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Brexit’s Done: What It Could Mean For The South African Economy?

10 February 2020 – So Brexit is a done deal. At midnight on Friday 31 January 2020 the UK finally left the European Union. 

With Britain flying solo again for the first time in decades, what does it mean for the South African economy? Perhaps surprisingly, given all the political posturing and hysteria, the answer is initially: very little.

Trade deals, conditions already in place

Both the EU and the UK are major trading partners with South Africa and, indeed, the entire Southern African Customs Union (SACU). 

In 2018, South Africa exported almost R512-billion of goods to the EU, representing 32% of our total exports, according to Dirk de Vos, a director of corporate finance and advisory firm QED Solutions and columnist for the Daily Maverick Of everything we exported to the EU, 23% went to the UK. 

The trade deals and trading conditions already in place with both entities will continue as before. In the case of the UK, at least until the end of 2020 and probably well beyond that until such time as Britain gets around to discussing new deals with SACU and other African nations.

South Africa’s trade relationship with the UK

The UK has an agreement with the European Union to continue its trading arrangements with EU nations at least until the end of 2020 and possibly for two years beyond that if the politicians believe it’s appropriate. For South African companies that export into the UE via the UK, this means no change until at least 31 December 2020.

With regards to South Africa and SACU trade with Britain exclusively, the Economic Partnership Agreement with the customs union was reached in September 2019, which ensures that the current trade relationship remains unchanged. 

It mirrors the agreement that the EU already has with SACU and is one of around about 40 continuity deals that the UK struck with approximately 70 countries prior to Brexit.

At the time, Britain’s international trade secretary Liz Truss said the agreement would “allow businesses to keep trading after Brexit without any additional barriers”.

South Africa’s trade relationship with the European Union

Given that the EU continues on its predetermined course, with or without Britain, South Africa and the SACU countries continue with an unchanged relationship.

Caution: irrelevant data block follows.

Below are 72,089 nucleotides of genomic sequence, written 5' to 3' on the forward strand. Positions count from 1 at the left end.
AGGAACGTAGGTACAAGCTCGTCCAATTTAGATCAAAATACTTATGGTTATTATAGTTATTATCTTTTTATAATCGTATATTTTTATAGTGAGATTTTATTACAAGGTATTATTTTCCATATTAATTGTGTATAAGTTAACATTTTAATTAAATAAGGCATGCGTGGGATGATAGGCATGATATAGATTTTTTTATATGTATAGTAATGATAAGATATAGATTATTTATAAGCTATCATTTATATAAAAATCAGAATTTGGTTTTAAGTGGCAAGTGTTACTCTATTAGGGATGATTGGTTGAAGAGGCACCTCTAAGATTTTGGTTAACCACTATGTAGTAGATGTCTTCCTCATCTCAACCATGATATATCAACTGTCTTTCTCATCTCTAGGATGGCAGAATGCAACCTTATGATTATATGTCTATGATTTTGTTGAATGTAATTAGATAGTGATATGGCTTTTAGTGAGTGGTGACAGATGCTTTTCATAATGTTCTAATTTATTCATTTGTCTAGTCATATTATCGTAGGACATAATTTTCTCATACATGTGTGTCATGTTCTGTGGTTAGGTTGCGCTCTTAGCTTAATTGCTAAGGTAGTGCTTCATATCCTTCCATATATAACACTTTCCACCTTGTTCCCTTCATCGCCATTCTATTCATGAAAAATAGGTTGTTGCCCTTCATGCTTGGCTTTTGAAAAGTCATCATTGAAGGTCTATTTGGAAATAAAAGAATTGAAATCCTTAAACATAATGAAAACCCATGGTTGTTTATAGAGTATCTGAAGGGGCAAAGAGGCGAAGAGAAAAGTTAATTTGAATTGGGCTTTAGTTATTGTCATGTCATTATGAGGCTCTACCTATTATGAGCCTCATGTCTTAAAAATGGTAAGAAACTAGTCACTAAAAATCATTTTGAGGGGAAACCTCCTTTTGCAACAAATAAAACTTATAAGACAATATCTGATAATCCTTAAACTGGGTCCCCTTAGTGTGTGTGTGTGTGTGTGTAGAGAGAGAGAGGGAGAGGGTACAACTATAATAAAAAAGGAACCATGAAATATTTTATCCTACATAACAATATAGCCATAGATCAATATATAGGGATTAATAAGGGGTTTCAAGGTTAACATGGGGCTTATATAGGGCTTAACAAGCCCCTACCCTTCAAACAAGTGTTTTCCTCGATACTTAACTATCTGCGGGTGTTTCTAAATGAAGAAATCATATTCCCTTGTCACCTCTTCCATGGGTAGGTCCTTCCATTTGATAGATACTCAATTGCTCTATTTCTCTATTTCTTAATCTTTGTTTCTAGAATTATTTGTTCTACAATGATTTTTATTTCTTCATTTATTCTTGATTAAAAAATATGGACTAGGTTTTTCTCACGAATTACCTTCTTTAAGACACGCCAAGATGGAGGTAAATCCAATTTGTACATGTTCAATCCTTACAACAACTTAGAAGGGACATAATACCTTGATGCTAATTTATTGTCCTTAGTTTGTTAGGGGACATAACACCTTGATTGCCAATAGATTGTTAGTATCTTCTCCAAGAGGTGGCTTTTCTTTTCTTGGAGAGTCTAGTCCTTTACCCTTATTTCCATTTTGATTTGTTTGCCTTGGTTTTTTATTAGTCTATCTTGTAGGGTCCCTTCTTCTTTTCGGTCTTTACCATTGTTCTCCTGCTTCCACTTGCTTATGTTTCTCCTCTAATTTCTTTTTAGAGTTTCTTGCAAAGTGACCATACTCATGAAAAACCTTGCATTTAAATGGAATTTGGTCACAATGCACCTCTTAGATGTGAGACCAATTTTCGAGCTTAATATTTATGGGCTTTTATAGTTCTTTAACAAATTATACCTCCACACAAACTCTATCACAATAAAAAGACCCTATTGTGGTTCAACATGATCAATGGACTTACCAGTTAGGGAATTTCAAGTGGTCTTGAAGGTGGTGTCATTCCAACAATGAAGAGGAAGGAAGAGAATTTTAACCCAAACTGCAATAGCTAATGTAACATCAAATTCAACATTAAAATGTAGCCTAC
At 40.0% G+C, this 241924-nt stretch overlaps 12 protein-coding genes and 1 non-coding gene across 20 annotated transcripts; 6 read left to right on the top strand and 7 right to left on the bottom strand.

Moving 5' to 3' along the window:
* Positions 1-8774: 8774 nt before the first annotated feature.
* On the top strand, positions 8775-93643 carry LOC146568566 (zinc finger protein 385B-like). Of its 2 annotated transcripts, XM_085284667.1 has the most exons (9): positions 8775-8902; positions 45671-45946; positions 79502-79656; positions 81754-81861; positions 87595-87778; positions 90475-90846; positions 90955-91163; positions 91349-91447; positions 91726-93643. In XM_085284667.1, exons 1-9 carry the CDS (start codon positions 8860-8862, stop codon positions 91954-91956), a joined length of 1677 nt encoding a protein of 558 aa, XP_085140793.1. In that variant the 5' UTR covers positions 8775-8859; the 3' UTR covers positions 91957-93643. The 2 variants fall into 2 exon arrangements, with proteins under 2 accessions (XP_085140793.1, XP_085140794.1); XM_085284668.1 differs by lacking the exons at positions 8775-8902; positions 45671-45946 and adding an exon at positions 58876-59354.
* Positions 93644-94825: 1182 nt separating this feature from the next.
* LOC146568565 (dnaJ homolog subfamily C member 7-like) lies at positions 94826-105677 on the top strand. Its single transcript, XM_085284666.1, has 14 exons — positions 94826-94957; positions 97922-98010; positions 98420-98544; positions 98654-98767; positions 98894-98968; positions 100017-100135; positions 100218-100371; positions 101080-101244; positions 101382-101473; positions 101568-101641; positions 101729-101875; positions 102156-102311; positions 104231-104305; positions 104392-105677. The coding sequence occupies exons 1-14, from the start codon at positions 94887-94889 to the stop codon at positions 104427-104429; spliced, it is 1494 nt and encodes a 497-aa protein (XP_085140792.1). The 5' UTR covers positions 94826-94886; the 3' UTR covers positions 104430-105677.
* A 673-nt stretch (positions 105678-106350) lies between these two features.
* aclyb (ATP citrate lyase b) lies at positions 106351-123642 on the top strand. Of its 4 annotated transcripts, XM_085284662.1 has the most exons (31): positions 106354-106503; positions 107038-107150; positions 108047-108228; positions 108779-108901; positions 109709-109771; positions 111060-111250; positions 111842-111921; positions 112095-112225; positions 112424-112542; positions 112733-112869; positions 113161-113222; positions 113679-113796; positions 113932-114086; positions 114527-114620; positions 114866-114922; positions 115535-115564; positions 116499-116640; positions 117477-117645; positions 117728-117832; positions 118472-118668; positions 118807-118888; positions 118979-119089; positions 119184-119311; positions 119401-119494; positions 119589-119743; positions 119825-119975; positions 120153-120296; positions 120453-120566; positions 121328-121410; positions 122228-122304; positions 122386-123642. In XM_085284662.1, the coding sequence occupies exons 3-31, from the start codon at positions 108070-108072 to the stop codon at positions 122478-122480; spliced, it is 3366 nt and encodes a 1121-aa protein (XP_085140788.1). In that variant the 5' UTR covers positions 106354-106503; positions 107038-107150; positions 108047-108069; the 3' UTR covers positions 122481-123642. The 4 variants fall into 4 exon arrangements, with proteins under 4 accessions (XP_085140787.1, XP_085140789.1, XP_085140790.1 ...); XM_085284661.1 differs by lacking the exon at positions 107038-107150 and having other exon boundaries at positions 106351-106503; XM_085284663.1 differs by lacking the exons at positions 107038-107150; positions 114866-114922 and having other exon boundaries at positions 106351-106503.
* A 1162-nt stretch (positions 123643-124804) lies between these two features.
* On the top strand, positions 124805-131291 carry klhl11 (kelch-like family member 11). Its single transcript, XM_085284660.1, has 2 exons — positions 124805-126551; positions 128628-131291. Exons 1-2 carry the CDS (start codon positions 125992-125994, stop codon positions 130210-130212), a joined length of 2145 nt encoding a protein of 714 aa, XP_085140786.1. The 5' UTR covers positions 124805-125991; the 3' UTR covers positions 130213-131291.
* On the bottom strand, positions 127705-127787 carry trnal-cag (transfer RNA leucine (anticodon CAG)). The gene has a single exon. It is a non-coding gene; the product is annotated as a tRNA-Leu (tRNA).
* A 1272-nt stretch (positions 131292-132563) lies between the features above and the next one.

According to De Vos, a substantial portion of South Africa’s exports to the EU relates to agricultural products.

“The Free Trade Agreement with the EU allows South Africa to export certain agreed quotas of agricultural products at zero or very low tariffs. This is important because average EU tariffs on agricultural products, at 12% (4% on non-agricultural goods) are a significant barrier.”

The EU’s website lists South Africa’s other key exports as fuels and mining products, machinery and transport equipment, and other semi-manufactured goods. 

A substantial and ongoing aid package provided to South Africa by the European Union also continues unabated. 

What are the potential future challenges post-Brexit?

One of the big concerns for South African companies doing business with the UK must be a post-Brexit slowdown in the British economy, perhaps even a recession. Should this occur, imports from South Africa would obviously be impacted.

As regards a future trade deal with Britain once the Economic Partnership Agreement with the Southern African Customs Union comes to an end, there is a body of opinion which suggests that the SACU nations could actually get an improved deal.

Notes the BBC: “Outside the big EU gang, the UK, technically, has less negotiating clout. That could mean that the African countries that trade with the UK may be able to squeeze out slightly more preferential terms in negotiations.”

But don’t expect that to happen in a hurry. Finalising new trade deals with bigger trading partners, such as the UE, United States, China and others, will be a far higher priority for the post-European Union UK government over the next few years. Source (The South African)